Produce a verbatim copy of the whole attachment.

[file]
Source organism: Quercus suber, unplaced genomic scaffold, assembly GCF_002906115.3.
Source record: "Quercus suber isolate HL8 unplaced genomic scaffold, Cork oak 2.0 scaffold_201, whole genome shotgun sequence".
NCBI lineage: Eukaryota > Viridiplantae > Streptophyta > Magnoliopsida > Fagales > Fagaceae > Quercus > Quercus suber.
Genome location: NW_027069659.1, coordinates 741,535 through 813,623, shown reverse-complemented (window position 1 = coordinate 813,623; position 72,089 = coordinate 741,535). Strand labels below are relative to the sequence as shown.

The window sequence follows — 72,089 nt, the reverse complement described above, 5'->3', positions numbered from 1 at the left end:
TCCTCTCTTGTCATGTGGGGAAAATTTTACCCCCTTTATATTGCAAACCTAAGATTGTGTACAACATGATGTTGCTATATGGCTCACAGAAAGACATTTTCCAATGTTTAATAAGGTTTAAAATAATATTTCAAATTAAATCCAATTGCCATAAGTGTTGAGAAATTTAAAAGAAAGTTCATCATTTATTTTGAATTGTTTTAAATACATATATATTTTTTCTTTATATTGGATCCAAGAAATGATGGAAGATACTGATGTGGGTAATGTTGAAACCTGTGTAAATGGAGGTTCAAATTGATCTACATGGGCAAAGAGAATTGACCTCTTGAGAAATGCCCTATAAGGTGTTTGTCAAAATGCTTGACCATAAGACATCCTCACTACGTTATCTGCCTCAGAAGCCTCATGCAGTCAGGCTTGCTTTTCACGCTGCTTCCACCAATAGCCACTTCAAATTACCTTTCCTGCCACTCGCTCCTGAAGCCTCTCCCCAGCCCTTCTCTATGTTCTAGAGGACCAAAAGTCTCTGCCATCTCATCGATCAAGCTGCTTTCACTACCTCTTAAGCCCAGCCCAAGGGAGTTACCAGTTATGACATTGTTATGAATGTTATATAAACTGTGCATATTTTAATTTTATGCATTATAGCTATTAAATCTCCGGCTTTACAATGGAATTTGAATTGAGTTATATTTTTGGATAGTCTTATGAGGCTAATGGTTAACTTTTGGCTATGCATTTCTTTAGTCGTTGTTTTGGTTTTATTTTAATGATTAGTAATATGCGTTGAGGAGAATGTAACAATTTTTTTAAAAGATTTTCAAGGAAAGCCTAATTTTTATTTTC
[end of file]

Source organism: Quercus suber, unplaced genomic scaffold, assembly GCF_002906115.3.
Source record: "Quercus suber isolate HL8 unplaced genomic scaffold, Cork oak 2.0 scaffold_201, whole genome shotgun sequence".
NCBI lineage: Eukaryota > Viridiplantae > Streptophyta > Magnoliopsida > Fagales > Fagaceae > Quercus > Quercus suber.
Genome location: NW_027069659.1, coordinates 741,535 through 813,623, shown reverse-complemented (window position 1 = coordinate 813,623; position 72,089 = coordinate 741,535). Strand labels below are relative to the sequence as shown.

The window sequence follows — 72,089 nt, the reverse complement described above, 5'->3', positions numbered from 1 at the left end:
TCCTCTCTTGTCATGTGGGGAAAATTTTACCCCCTTTATATTGCAAACCTAAGATTGTGTACAACATGATGTTGCTATATGGCTCACAGAAAGACATTTTCCAATGTTTAATAAGGTTTAAAATAATATTTCAAATTAAATCCAATTGCCATAAGTGTTGAGAAATTTAAAAGAAAGTTCATCATTTATTTTGAATTGTTTTAAATACATATATATTTTTTCTTTATATTGGATCCAAGAAATGATGGAAGATACTGATGTGGGTAATGTTGAAACCTGTGTAAATGGAGGTTCAAATTGATCTACATGGGCAAAGAGAATTGACCTCTTGAGAAATGCCCTATAAGGTGTTTGTCAAAATGCTTGACCATAAGACATCCTCACTACGTTATCTGCCTCAGAAGCCTCATGCAGTCAGGCTTGCTTTTCACGCTGCTTCCACCAATAGCCACTTCAAATTACCTTTCCTGCCACTCGCTCCTGAAGCCTCTCCCCAGCCCTTCTCTATGTTCTAGAGGACCAAAAGTCTCTGCCATCTCATCGATCAAGCTGCTTTCACTACCTCTTAAGCCCAGCCCAAGGGAGTTACCAGTTATGACATTGTTATGAATGTTATATAAACTGTGCATATTTTAATTTTATGCATTATAGCTATTAAATCTCCGGCTTTACAATGGAATTTGAATTGAGTTATATTTTTGGATAGTCTTATGAGGCTAATGGTTAACTTTTGGCTATGCATTTCTTTAGTCGTTGTTTTGGTTTTATTTTAATGATTAGTAATATGCGTTGAGGAGAATGTAACAATTTTTTTAAAAGATTTTCAAGGAAAGCCTAATTTTTATTTTC